Great article in this week’s issue of Business Week. It focuses on Best Buy’s progress over the past year to become the “last major electronics retailer standing.” One of the focuses of the article is Best Buy’s willingness to take chances, such as entering the electric mobility market with scooters, electric bikes, and the Brammo Enertia:
In late 2007, Craig Bramscher, chief executive of Brammo, started searching for an investor and retail partner for the Enertia powercycle, a full-size motorcycle that drives like an electric scooter, with no clutch, gears, or transmission. He thought Best Buy was a natural fit, since the company already has service bays for car stereo installations. A few months later, while munching on hors d’oeuvres at a dinner party with a longtime friend, he discovered the friend knew Patel, and the two got in touch. “I thought they were the only company innovative enough to take a risk on us,” Bramscher says.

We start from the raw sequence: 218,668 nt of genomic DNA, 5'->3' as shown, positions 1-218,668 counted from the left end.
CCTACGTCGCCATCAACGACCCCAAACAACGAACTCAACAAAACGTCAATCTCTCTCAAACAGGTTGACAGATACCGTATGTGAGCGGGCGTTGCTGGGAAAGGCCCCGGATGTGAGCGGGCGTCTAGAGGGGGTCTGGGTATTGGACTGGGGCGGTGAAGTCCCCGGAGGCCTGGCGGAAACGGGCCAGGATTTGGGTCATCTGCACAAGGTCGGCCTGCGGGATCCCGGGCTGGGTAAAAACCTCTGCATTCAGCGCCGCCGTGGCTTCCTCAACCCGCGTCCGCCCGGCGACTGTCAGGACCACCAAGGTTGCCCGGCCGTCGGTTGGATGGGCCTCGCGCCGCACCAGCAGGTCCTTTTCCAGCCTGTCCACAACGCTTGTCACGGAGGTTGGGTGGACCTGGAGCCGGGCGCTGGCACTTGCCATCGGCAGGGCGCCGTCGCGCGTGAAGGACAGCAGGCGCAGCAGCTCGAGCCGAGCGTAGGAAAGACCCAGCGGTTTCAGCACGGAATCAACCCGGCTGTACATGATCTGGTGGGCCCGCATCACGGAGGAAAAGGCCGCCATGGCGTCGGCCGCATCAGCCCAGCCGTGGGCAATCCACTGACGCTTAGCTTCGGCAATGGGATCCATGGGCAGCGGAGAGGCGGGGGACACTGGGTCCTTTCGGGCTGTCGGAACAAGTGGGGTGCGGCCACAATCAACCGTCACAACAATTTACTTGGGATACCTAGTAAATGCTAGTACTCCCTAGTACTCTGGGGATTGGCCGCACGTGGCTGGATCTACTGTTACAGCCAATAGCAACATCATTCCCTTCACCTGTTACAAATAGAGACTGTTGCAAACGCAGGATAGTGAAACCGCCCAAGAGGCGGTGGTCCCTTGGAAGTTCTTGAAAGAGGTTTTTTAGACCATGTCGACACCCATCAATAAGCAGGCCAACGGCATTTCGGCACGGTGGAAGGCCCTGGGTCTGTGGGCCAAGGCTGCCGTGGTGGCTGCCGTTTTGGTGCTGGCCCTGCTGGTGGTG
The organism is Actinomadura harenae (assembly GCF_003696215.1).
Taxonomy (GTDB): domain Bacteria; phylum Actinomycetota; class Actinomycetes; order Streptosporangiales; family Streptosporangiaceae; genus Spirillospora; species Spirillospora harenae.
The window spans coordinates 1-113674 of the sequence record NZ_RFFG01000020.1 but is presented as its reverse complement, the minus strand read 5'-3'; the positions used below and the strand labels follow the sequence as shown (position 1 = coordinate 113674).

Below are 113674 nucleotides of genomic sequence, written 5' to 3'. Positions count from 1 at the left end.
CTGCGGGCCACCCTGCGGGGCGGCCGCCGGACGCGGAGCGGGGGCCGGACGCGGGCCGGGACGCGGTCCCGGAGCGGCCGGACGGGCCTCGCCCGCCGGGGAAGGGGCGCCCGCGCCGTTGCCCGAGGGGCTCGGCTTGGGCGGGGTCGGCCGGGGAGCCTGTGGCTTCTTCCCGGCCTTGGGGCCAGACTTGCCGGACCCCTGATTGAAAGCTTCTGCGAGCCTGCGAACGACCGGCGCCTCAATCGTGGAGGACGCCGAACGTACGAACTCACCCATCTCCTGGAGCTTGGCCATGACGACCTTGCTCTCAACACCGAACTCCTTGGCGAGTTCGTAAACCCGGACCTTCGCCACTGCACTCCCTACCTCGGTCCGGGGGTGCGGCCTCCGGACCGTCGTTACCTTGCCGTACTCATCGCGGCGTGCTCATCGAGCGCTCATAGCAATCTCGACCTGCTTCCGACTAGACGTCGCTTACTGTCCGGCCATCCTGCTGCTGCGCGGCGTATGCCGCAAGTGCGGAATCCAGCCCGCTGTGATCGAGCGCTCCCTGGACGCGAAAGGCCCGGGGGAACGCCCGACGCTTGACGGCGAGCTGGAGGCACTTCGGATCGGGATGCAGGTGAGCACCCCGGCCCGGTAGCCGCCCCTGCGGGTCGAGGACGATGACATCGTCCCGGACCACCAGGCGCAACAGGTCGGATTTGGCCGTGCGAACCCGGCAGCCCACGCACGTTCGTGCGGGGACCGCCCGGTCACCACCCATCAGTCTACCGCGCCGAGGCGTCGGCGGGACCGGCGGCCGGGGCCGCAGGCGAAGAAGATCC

Within weeks, 30 Best Buy employees were in Brammo’s Ashland, Ore., headquarters to vet the Enertia. The team spent two days in the skunkworks lab, tearing apart the powercycle and grilling Bramscher’s team to determine whether it fit into their growth strategy. They ultimately were convinced, and in August 2008, Best Buy invested $10 million in the company.
As the retailer began lining up approvals in the test markets of California and Oregon to be licensed as motorcycle dealerships, Dunn sent Bramscher a brief note over Twitter. “We’re exercising muscles we didn’t know we had,” he wrote. Best Buy is now pushing to expand the availability of the Enertia to other states.